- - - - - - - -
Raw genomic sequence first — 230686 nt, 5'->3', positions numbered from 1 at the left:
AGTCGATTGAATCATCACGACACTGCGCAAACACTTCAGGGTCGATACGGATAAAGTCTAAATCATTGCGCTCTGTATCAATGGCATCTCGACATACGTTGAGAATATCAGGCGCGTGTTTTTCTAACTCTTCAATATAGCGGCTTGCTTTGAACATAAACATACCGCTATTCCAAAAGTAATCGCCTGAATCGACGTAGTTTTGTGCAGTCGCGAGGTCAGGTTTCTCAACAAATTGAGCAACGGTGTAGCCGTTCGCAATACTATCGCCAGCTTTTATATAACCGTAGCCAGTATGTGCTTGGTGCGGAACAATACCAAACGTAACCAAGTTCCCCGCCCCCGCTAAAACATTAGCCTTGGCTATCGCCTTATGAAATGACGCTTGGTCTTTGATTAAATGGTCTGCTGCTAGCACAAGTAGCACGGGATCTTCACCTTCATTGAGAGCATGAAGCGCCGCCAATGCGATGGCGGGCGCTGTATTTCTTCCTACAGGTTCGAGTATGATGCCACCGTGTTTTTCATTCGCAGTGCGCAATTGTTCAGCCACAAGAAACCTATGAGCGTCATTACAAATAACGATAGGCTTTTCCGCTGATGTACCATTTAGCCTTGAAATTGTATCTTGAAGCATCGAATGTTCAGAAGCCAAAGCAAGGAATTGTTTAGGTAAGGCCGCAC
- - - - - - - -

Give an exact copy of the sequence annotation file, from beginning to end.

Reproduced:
Raw genomic sequence first — 230686 nt, 5'->3', positions numbered from 1 at the left:
AGTCGATTGAATCATCACGACACTGCGCAAACACTTCAGGGTCGATACGGATAAAGTCTAAATCATTGCGCTCTGTATCAATGGCATCTCGACATACGTTGAGAATATCAGGCGCGTGTTTTTCTAACTCTTCAATATAGCGGCTTGCTTTGAACATAAACATACCGCTATTCCAAAAGTAATCGCCTGAATCGACGTAGTTTTGTGCAGTCGCGAGGTCAGGTTTCTCAACAAATTGAGCAACGGTGTAGCCGTTCGCAATACTATCGCCAGCTTTTATATAACCGTAGCCAGTATGTGCTTGGTGCGGAACAATACCAAACGTAACCAAGTTCCCCGCCCCCGCTAAAACATTAGCCTTGGCTATCGCCTTATGAAATGACGCTTGGTCTTTGATTAAATGGTCTGCTGCTAGCACAAGTAGCACGGGATCTTCACCTTCATTGAGAGCATGAAGCGCCGCCAATGCGATGGCGGGCGCTGTATTTCTTCCTACAGGTTCGAGTATGATGCCACCGTGTTTTTCATTCGCAGTGCGCAATTGTTCAGCCACAAGAAACCTATGAGCGTCATTACAAATAACGATAGGCTTTTCCGCTGATGTACCATTTAGCCTTGAAATTGTATCTTGAAGCATCGAATGTTCAGAAGCCAAAGCAAGGAATTGTTTAGGTAAGGCCGCAC